Would I have to start planning outfits around the tattoo like I plan for weather?
Last Saturday night, I did something that I never, ever do: I went out.
And I’m not talking a trip to Target -- I’m talking out in a group of people where I would have to don presentable, clingy, glittery garb, put on heels, slick on some mascara, and where I would have to not only make, but receive, conversation.
I was invited to a show that my current crush was guaranteed to attend. I didn’t have a ticket, but the idea that I might have a run-in with said guy coupled with the possibility that I could theoretically "crash" a show was enough for me to cancel my plans to see Don Jon (again) and break out my standard issue sparkly shirt/blazer/skinny jeans/heels "night on the town" ensemble.
I got in, had fun, and a predictable giggly run-in with not one but TWO guys -- one of whom was promising enough that we exchanged information.
“Life is for the living!" I thought as I drove home that night. "Men want to talk to me! This is what your twenties are about!”
I marveled to myself as I gathered my things from the car to head inside my apartment: a bag of knickknacks from a thrift store trip, my laptop and purse -- or so I thought. It wasn't until I slammed and locked the car door that I saw it. There she lay -- my vintage handbag -- sitting in the drivers’ seat. With my keys inside.
What. The. Fudge.
I dropped everything to the ground, tried all four doors (locked), tried the driver-side door again and again and again (locked -- don’t you get it?), even used my heel to try and crack the window (unsuccessful). I opened the parking gate and ran to the front door of my building, shouting a breathless "Fine" when two random men asked "Is everything alright?"
Obviously I wasn't fine, especially after I flung my body weight against the deadbolt-locked door of my apartment to bust the door open to get to my spare key. Nothing. So I ran to try my locked car again.
When I got downstairs something was different.
My laptop was gone. My bag of thrifted crap still lay on the ground, but my 2012 MacBook Pro, my favorite child, the love of my life, had "vanished."
Suddenly, like a punch in the stomach, all the pain hit me at once: In a cloud of worry and confusion, I had thrown my laptop bag and my thrift store bag to the ground, left the parking gate open for anyone to walk in, passed two men who clearly knew I was distressed, and left the scene unattended. I might as well have run up and down the street shouting "Free laptop! Free laptop!"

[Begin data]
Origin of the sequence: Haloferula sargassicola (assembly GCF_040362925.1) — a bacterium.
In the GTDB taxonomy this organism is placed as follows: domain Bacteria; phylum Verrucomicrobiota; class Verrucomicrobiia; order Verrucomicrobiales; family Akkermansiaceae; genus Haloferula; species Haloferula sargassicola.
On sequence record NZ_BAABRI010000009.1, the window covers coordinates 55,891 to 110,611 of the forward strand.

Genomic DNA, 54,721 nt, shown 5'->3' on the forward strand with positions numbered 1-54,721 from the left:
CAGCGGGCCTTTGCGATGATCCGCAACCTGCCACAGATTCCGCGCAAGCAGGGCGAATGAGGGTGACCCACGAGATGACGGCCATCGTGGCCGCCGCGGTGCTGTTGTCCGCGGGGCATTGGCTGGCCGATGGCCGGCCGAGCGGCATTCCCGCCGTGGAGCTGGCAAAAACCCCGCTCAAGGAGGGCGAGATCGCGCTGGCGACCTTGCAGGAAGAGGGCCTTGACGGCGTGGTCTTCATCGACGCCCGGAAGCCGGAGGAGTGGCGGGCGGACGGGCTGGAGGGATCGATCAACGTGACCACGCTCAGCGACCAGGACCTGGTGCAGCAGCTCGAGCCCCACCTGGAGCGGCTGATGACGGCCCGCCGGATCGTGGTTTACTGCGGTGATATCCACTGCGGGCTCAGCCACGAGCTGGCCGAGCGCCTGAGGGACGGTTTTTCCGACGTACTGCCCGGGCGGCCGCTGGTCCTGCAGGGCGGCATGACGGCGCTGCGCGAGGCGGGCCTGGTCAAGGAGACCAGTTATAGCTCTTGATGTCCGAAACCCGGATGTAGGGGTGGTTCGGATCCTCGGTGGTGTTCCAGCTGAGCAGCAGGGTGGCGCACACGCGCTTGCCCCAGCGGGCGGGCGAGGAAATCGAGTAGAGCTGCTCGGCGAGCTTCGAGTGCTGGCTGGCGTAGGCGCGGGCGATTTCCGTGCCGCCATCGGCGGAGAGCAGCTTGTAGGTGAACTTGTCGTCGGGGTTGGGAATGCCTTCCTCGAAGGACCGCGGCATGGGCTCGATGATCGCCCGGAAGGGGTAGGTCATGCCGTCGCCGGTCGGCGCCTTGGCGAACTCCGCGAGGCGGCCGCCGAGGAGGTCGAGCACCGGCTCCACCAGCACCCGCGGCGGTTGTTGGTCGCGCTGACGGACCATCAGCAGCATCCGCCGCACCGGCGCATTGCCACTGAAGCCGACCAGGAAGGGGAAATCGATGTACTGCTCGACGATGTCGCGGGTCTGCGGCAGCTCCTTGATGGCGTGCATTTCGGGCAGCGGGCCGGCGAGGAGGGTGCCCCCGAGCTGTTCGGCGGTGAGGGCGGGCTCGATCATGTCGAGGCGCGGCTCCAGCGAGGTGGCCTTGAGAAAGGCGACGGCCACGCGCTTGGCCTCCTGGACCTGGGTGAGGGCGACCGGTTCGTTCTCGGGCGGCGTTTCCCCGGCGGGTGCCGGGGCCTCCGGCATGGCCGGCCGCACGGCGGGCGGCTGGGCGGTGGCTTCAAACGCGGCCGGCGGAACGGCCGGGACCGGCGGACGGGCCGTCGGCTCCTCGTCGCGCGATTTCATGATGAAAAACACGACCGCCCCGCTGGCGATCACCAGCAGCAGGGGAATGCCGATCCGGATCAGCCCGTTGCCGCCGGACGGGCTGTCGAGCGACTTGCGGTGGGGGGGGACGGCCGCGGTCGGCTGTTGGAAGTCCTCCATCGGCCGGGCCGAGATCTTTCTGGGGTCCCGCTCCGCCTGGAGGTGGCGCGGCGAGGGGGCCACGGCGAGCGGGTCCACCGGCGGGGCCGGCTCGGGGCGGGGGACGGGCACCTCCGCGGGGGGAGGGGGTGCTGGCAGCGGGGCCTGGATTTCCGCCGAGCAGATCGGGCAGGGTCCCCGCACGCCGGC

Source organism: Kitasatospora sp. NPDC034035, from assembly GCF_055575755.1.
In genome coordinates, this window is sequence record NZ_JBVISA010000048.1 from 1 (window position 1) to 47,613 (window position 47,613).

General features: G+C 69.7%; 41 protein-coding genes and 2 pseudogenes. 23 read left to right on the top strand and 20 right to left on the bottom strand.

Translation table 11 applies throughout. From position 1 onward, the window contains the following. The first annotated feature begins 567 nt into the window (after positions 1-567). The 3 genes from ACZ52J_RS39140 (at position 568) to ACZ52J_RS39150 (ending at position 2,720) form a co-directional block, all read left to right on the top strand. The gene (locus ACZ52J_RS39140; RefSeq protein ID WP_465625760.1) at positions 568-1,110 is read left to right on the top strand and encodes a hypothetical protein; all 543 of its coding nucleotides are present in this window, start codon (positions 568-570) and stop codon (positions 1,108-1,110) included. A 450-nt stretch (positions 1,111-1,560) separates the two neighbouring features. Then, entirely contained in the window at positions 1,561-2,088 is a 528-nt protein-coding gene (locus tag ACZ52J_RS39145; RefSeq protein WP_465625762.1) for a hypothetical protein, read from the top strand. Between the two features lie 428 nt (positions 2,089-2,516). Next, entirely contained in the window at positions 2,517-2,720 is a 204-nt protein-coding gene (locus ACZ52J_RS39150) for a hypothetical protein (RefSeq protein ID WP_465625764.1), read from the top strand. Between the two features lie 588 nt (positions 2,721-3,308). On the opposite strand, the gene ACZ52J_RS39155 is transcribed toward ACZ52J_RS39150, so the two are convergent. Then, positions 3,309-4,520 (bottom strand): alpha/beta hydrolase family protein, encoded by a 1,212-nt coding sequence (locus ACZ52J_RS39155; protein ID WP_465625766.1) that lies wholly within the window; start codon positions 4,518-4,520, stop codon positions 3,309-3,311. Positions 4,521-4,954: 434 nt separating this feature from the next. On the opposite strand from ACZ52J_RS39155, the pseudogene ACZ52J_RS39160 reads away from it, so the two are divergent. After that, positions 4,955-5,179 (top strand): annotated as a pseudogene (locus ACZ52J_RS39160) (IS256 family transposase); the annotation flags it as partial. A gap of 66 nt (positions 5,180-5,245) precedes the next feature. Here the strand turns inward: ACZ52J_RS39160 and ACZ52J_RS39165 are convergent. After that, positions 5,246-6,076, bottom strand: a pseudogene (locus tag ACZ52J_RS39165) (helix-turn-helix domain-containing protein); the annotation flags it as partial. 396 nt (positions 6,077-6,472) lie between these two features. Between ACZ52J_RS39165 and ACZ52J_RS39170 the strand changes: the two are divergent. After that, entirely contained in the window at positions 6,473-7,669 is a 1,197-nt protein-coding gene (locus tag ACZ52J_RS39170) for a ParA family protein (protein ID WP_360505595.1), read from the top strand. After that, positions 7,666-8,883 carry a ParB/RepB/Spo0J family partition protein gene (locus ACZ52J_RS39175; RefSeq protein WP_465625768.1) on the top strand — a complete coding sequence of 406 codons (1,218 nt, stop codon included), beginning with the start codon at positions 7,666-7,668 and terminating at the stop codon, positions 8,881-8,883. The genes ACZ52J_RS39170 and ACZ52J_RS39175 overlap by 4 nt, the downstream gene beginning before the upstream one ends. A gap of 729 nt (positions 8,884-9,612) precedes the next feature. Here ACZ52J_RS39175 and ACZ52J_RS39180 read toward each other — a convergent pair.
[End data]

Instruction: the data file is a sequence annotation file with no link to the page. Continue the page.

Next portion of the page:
I couldn’t believe this was happening to me. I pay taxes, smile at old people, and bake cookies as a way to say "Thank you." Why was the universe picking on me? Because, when it comes to thinking on my feet in a real life situation, i.e. fight or flight, I think I’m fighting when in reality my brain has flown the coop.
But it was in this moment that I began to come to my senses, and in between sobs and sniffles I surveyed the situation: I was cold, upset, and so, so bummed at my idiocy, but I still had my phone and an iPad, I wasn’t seriously hurt, and I did have fun earlier that night. I had gotten myself in to much more complicated messes in the past, and though I knew I was going to have to whip out my credit card tomorrow to solve this conundrum and that I’d probably never see my baby again, I still had to push through. As I’ve witnessed time and time again in adulthood, you eventually learn and push through your mistakes, no matter how hard they hurt. Plus, I had a sandwich waiting for me upstairs, and I always think better while munching on sliced turkey.
It was not time for boo-hoos, it was time to boot and rally.
I called the police and filed a report on my computer; the locksmith came and let me in to my apartment, and I got the spare key to my car.
Slowly, the literal aftermath started trilling in my head: $50 for the lockout; at least $300 to buy a replacement PC brand "netbook"; priceless costs to my empty head. Looking back, I could have called my mom and sobbed, but then I’d have to explain just why I was sobbing. The fact that she didn’t have to bail me out of this situation made me determined to solve it on my own. Obvious reprimands were for the birds.
It wasn't until the police called for my laptop's serial number, just in case it landed it a pawn shop, that it hit me. I remembered that my trusty 2007 MacBook was still intact, perched on the top shelf of my closet, where I had been holding it to sell on ebay for over a year. I was overwhelmed with happiness as I pulled it out, plugged it in, and re-introduced myself to an old friend. Yes, it moved a little slower, the screen had a line running in it and the keyboard protector was crusted over with food particles, but it worked.
I'd prepared for a moment that I didn’t even know was coming. Turns out I did have a little fight in me after all.
The night before, my misadventures, though not reckless in theory (only in practice), made me wonder if it was ever worth it to go out again. Sure, I had voluntarily relegated myself to no social life, but the moratorium had prevented me from getting "hurt." But was changing my pattern really worth all the repercussions that ensued? Was having my computer stolen and temporarily losing my mind really worth it?
The next day I went to a repair store and bought a new battery. I was back in business. And one of the guys I met actually called. We even set a date to meet up for coffee.
“Life is for the living!" I can cheer again. "Men want to talk to me! This is what your twenties are about!”